Edited on January 17, 2020.
In the United States, Dr. Martin Luther King, Jr. Day is observed on the third Monday of January each year. The City of Seattle is the county seat of King County, Washington. The county was initially named in dedication to Vice President William Rufus King (who retains the record as the U.S. Vice President with the shortest term in office of only 45 days). He was the 13th Vice President.
Vice President King, under the presidency of Franklin Pierce, was a strong advocate of slavery in the United States, and opposed all efforts for its abolition. He was also a slave owner, and one of the founders of Selma, Alabama, a significant town with its own indelible and profound history in American Civil Rights and race relations. It’s difficult not to mention or reference Selma when it comes to the history of racism in the U.S.
In light of this history, back in Washington State, the King County Council elected to have the county’s name rededicated in honor of Martin Luther King, Jr. This occurred in 1986, the first year the U.S. observed the holiday. At the beginning, there was plenty of controversy within the federal government regarding the ratification of the holiday. Even President Ronald Reagan, who passed the motion into law, was not pleased to create a federal holiday to honor MLK. (This was only 34 years ago)! Reagan wasn’t alone in his adversity. The state governments of Arizona, New Hampshire, and South Carolina initially refused to observe MLK Jr. Day. It wasn’t until the year 2000 that every state in the nation officially observed the day. Even in light of this, because MLK Jr. Day is a federal holiday and not a national holiday (“federal” and “national” are not synonymous when it comes to American holidays), many companies and organizations, at present, can (and do) choose not to observe MLK Jr. Day whatsoever. Alas, this holiday, and who should or should not observe it, remains controversial to this day.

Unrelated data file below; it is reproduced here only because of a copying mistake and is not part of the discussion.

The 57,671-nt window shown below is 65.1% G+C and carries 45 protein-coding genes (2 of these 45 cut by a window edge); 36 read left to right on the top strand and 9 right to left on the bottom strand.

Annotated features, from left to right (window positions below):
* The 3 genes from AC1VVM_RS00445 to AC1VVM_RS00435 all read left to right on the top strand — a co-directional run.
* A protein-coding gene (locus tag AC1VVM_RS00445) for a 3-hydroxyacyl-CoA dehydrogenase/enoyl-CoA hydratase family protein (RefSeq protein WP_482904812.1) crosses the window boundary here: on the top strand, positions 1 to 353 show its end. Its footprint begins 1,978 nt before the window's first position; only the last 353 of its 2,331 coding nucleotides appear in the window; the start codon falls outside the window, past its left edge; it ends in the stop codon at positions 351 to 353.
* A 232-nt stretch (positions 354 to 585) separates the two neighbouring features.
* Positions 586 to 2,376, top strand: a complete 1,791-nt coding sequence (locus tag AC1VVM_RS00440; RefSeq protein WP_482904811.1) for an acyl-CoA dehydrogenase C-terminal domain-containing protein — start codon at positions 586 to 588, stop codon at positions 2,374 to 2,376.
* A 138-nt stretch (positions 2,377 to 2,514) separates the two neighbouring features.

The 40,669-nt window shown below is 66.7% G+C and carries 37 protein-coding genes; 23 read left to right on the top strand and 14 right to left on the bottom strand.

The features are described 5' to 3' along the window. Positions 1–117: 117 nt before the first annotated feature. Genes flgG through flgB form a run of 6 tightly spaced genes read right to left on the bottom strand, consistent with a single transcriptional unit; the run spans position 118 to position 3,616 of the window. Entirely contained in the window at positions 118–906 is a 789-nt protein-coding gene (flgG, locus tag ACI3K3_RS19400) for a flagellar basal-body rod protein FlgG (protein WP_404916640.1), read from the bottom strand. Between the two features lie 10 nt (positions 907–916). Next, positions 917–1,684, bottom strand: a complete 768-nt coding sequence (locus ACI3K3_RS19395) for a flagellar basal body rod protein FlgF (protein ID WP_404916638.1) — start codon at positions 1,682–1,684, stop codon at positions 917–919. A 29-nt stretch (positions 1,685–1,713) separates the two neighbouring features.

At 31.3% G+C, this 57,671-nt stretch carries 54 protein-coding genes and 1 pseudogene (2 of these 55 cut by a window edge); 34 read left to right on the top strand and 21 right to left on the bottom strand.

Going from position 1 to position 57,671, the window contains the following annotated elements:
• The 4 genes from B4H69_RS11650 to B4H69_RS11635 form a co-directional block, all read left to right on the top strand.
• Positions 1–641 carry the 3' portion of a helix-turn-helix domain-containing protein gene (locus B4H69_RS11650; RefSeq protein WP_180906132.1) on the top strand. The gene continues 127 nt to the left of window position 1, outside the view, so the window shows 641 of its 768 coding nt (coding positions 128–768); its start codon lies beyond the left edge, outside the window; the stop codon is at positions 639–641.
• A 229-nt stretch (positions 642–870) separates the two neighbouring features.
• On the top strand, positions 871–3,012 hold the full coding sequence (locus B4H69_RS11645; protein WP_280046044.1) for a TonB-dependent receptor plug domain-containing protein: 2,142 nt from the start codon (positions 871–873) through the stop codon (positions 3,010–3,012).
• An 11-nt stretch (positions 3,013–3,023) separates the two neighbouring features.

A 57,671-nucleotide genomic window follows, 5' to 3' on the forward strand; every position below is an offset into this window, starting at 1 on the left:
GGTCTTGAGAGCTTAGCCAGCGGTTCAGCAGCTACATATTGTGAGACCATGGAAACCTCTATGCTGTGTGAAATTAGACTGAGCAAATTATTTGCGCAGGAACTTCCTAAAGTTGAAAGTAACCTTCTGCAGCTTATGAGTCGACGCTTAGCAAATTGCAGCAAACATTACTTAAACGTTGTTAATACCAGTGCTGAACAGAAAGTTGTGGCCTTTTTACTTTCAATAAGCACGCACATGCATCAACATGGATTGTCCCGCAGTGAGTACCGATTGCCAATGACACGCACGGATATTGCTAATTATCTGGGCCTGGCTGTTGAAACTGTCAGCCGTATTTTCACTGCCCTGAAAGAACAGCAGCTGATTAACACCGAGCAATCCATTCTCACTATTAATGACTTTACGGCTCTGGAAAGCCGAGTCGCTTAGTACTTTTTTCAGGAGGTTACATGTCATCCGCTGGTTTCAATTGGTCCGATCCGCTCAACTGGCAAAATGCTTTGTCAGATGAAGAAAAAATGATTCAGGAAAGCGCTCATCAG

King County’s renaming and rededication (from the 13th VP to the Civil Rights activist) was officially ratified by Washington Governor Christine Gregoire in 2005, a decision that had to be passed by the state, not the county, which is probably part of the reason the rededication took nearly 20 years to be officially recognized.
On March 12, 2007, five days before I relocated to Seattle from Washington, D.C., the official logo of King County was changed to an image of MLK. As a result, King County, Washington is the first county in the USA whose government decided to switch its own logo (originally a golden crown) into the image of one of the nation’s most internationally renowned civil rights activists. King County, Washington is the only county out of the 3,007 counties and 64 parishes in the United States to have the unique distinction of being named after the Civil Rights activist.
These are some of the very remarkable aspects about the City of Seattle and King County that I have come to respect wholeheartedly. I keep on learning more and more about the factors that make this city and its people very distinctive and quite out of the ordinary.